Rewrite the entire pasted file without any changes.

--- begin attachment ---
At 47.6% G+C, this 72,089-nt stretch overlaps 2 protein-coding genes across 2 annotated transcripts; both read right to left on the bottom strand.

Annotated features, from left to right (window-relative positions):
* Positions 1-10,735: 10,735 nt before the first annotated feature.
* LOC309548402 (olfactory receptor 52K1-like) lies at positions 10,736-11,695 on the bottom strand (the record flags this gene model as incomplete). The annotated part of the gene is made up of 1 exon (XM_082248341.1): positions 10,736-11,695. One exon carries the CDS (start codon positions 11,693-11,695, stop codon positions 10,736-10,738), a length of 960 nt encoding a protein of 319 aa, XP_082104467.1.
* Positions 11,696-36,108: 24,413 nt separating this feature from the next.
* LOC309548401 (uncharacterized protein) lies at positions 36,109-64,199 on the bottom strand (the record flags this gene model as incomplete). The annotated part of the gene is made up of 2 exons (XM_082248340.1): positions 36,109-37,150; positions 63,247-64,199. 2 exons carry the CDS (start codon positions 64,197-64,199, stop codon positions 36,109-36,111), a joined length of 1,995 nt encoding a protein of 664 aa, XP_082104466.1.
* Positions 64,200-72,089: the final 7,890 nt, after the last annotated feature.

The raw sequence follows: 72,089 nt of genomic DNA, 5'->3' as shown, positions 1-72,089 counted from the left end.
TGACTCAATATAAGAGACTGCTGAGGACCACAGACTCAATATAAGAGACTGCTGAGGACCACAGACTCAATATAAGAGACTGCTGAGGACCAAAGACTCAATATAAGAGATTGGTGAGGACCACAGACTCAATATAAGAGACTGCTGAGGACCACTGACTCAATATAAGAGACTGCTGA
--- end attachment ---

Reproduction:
At 47.6% G+C, this 72,089-nt stretch overlaps 2 protein-coding genes across 2 annotated transcripts; both read right to left on the bottom strand.

Annotated features, from left to right (window-relative positions):
* Positions 1-10,735: 10,735 nt before the first annotated feature.
* LOC309548402 (olfactory receptor 52K1-like) lies at positions 10,736-11,695 on the bottom strand (the record flags this gene model as incomplete). The annotated part of the gene is made up of 1 exon (XM_082248341.1): positions 10,736-11,695. One exon carries the CDS (start codon positions 11,693-11,695, stop codon positions 10,736-10,738), a length of 960 nt encoding a protein of 319 aa, XP_082104467.1.
* Positions 11,696-36,108: 24,413 nt separating this feature from the next.
* LOC309548401 (uncharacterized protein) lies at positions 36,109-64,199 on the bottom strand (the record flags this gene model as incomplete). The annotated part of the gene is made up of 2 exons (XM_082248340.1): positions 36,109-37,150; positions 63,247-64,199. 2 exons carry the CDS (start codon positions 64,197-64,199, stop codon positions 36,109-36,111), a joined length of 1,995 nt encoding a protein of 664 aa, XP_082104466.1.
* Positions 64,200-72,089: the final 7,890 nt, after the last annotated feature.

The raw sequence follows: 72,089 nt of genomic DNA, 5'->3' as shown, positions 1-72,089 counted from the left end.
TGACTCAATATAAGAGACTGCTGAGGACCACAGACTCAATATAAGAGACTGCTGAGGACCACAGACTCAATATAAGAGACTGCTGAGGACCAAAGACTCAATATAAGAGATTGGTGAGGACCACAGACTCAATATAAGAGACTGCTGAGGACCACTGACTCAATATAAGAGACTGCTGA